It's just one easy step, be kind, rewind!!), Crucial Youth hit the funny bone in
the smae manner the Ramones once did. This Straight and Loud EP is a classic
piece, and no hardcore should be without it. Give the gift of music in a Crucial
Youth assault. On Faith Records.

Snarecore:Bands that rely heavily on continual snare drum blasts and whacks to
add headbanging fury without using the full of the drum kit or any of it at all;
usually high in the final mix and irritating to the utmost degree. This seems to
be the latest trend in hardcore or metal that is just going overboard. For the
most part, Concrete Sox's new LP, Whoops, Sorry Vicar suffers from snarecore.
It's even hard to tell if this is the same Concrete Sox that did their last Lp.
A grungey, metallic onslaught with a high level of distortion is the main feature
here; it has some punk roots in the disorderly fashion and the lyrical content, but
for the most part this is a crossover band that crossed over. Side B's opening track
"Think Now" starts off well. The build-up is good, but when the fire is hot, it's
just the same as the rest of the LP-originality was lost before the game began. A
band like Concrete Sox had steaming potential, but with this LP, it seems lost.
Perhaps, though, they'll stop chasing a money-making trend and get back to the total
blast they are capable of setting off, and surprise the heck out of the trendsetters.
But for now, this LP sounds like everything else. On Manic Ears Records.

Raw, feverous gut-crunching power attacks with the anger-driven chaos that builds
up so crazily. Malicious Grind hauls with a wicked barrage that detonates the
depth charges of ear devastation. This nine-song demo rages with the ferocity
of a vicious mad man rampaging in his padded cell. This is definitely a hardcore
explosion with some metallic influences and the notty, no holds barred approach of
punk. Malicious Grind packs those punches, quick, forceful and staggering. Each song
fires a rapid net of mayhem around your cranium, squeezing hard with loud, blasting
guitars, tongue twisting vocals and spastic drumming. The compositions are well
tormented for this three-piece outfit. This LP is a thrilling adventure into a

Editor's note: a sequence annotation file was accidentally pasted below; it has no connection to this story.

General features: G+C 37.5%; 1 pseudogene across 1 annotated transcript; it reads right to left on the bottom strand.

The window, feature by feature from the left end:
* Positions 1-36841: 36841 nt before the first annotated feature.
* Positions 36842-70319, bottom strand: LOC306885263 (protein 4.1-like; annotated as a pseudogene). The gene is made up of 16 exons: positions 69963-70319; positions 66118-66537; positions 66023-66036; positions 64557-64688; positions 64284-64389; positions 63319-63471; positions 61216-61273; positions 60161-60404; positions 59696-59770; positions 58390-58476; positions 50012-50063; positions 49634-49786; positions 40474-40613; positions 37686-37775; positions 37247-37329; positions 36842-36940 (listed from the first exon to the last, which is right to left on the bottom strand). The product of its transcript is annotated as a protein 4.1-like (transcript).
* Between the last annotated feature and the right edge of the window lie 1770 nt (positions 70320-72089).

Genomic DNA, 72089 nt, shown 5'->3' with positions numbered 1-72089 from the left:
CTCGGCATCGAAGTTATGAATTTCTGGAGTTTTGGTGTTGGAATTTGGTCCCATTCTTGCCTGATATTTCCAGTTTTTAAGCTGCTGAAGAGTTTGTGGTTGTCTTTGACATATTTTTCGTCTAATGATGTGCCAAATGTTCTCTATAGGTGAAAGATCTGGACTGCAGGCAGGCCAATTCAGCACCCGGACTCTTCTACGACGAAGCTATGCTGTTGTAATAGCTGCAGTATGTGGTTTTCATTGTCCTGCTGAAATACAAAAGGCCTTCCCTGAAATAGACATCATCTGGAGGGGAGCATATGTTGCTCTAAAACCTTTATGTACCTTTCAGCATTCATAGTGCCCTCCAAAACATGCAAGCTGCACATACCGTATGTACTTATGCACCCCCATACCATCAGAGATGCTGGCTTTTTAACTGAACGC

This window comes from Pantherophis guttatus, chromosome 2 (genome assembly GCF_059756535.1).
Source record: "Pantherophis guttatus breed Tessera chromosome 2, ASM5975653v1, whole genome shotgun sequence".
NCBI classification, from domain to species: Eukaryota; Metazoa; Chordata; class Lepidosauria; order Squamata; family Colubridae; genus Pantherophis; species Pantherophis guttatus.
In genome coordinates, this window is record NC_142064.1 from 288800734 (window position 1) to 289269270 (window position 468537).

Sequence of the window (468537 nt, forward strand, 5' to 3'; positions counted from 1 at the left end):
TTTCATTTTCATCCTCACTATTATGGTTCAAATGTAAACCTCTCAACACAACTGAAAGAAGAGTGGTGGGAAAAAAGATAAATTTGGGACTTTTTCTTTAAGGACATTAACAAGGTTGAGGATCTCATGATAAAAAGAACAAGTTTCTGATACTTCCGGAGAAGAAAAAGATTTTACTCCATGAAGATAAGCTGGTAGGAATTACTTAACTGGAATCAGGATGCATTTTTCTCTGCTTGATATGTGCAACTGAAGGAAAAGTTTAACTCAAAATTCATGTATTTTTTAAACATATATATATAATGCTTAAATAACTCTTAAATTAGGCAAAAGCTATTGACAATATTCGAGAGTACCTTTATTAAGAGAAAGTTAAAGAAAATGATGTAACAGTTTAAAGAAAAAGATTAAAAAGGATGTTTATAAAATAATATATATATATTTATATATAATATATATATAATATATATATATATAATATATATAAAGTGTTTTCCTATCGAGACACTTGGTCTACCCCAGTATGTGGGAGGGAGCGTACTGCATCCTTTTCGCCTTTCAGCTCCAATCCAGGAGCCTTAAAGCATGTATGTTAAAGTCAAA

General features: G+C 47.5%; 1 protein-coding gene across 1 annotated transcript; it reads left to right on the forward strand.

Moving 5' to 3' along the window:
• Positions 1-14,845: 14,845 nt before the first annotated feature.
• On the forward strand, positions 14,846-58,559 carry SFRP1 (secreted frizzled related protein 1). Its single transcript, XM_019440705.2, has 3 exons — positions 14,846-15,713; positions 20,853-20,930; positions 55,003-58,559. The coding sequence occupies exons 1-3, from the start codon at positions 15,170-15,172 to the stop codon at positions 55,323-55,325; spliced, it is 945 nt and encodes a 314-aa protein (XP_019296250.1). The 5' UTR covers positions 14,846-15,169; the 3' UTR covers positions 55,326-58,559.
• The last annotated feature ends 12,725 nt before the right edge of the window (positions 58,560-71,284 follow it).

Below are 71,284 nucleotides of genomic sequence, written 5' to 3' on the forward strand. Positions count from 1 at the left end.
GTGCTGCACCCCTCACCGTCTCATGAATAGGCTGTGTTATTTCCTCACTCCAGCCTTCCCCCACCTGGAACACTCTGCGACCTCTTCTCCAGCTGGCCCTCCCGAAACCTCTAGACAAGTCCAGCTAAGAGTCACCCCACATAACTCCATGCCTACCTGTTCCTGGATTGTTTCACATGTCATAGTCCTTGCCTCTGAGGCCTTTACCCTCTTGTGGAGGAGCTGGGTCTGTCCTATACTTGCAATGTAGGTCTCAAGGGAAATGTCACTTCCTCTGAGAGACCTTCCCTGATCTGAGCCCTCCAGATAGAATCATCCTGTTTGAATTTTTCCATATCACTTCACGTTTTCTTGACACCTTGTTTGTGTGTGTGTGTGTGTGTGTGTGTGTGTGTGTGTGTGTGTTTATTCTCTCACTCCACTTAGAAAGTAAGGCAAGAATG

chaotic realm. Imagine a live gig with Slayer, Poison Idea and Malicious Grind-
the crowd would never now what hit them. Some of the better sounds to scream out
of the speakers!

Thick, deep vocals with a gruff tone highlight the musical strike from Out of Order,
the Chicago-based outfit that carries on the excitement following such faves as
Effigies,Zoetrope and Life Sentence, though I'm sure Out of Order has been around
just as long. On their debut LP, Paradise Lost, Out of Orderthrusts out some
vigorous kicks with a hard edged sound that rocks fast and carries a poent melody
that is harmonious with the inner workings of the compositions. Sixteen tracks
including "No Reason", "Green Eyed Monster," The Ripper," "Suicide Lullaby" and
a great rendition of the Batman theme "Gotham City", prove the strength and stamina
of this powerful Chicago band. Out of Order grabs your attention with catchy rhythms
that set your brain pace and hypnotise your insides to move with the gritty flow. The
guitar work is sure fire, to the point, roaring with a "Sound the charge!" efficency,
while the bellow of Devon's vocals outward in barely controlled, growling ferocity.
Exceptional stuff that is aggressive and tight. The press kit describes this
band as speedcore but I'd say far from it; it's more like straight-forward hardcore
punk that would appeal to all rockers. Inventive and dynamic. On Walk Thru Fire

Salt Lake City. Not a town you hear frequently when the subject is hardcore bands,
but there's always the infamous Raunch record store, reknowned for its unusual
stock. Now Raunch has decided to get into the record label business. Their
first release is by S.L.C.'s The Stench. The Stench have the rocky hardcore sound
that is similar to recent Gang Green but quicker. Vocalist/guitarist Terrance croons
in a high pitch that soothes the ear over the instrumentation of this three-piece unit.
"Fast Flag" is catchy and has an upbeat garage feel, which gets the mood going for
this six-track EP. It's an over-all unusual sound from this S.L.C. band that, perhaps
with the help of Raunch will get some recognition.

Do everyday threads make your skin fall off? Are today's fashions as scary to you as
your most disgusting nightmares? Does the thought of slipping on a nice polyester
blend give you a rash? Do yourself and get your own Puszone 100% cotton T-shirt.